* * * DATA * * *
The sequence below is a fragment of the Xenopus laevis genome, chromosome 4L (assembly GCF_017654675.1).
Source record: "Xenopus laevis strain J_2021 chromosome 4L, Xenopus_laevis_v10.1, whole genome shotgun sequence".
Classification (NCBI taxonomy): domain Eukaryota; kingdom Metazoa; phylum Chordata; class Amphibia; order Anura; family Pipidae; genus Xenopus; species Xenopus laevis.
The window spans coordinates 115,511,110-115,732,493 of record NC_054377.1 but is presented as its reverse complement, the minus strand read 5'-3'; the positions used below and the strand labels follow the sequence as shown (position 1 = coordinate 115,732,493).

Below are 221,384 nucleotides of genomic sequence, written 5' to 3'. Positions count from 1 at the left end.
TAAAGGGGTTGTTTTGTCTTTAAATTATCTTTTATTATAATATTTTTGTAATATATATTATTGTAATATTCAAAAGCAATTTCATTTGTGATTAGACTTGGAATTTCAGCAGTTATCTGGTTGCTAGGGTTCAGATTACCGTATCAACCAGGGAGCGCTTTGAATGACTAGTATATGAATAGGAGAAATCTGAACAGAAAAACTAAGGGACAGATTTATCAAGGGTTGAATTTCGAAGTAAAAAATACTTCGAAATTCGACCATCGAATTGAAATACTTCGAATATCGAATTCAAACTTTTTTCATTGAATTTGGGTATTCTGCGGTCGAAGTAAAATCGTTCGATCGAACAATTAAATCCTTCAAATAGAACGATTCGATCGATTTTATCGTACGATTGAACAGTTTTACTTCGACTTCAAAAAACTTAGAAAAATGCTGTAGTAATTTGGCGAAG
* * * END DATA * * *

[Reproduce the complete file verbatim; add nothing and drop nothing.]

The sequence below is a fragment of the Xenopus laevis genome, chromosome 4L (assembly GCF_017654675.1).
Source record: "Xenopus laevis strain J_2021 chromosome 4L, Xenopus_laevis_v10.1, whole genome shotgun sequence".
Classification (NCBI taxonomy): domain Eukaryota; kingdom Metazoa; phylum Chordata; class Amphibia; order Anura; family Pipidae; genus Xenopus; species Xenopus laevis.
The window spans coordinates 115,511,110-115,732,493 of record NC_054377.1 but is presented as its reverse complement, the minus strand read 5'-3'; the positions used below and the strand labels follow the sequence as shown (position 1 = coordinate 115,732,493).

Below are 221,384 nucleotides of genomic sequence, written 5' to 3'. Positions count from 1 at the left end.
TAAAGGGGTTGTTTTGTCTTTAAATTATCTTTTATTATAATATTTTTGTAATATATATTATTGTAATATTCAAAAGCAATTTCATTTGTGATTAGACTTGGAATTTCAGCAGTTATCTGGTTGCTAGGGTTCAGATTACCGTATCAACCAGGGAGCGCTTTGAATGACTAGTATATGAATAGGAGAAATCTGAACAGAAAAACTAAGGGACAGATTTATCAAGGGTTGAATTTCGAAGTAAAAAATACTTCGAAATTCGACCATCGAATTGAAATACTTCGAATATCGAATTCAAACTTTTTTCATTGAATTTGGGTATTCTGCGGTCGAAGTAAAATCGTTCGATCGAACAATTAAATCCTTCAAATAGAACGATTCGATCGATTTTATCGTACGATTGAACAGTTTTACTTCGACTTCAAAAAACTTAGAAAAATGCTGTAGTAATTTGGCGAAG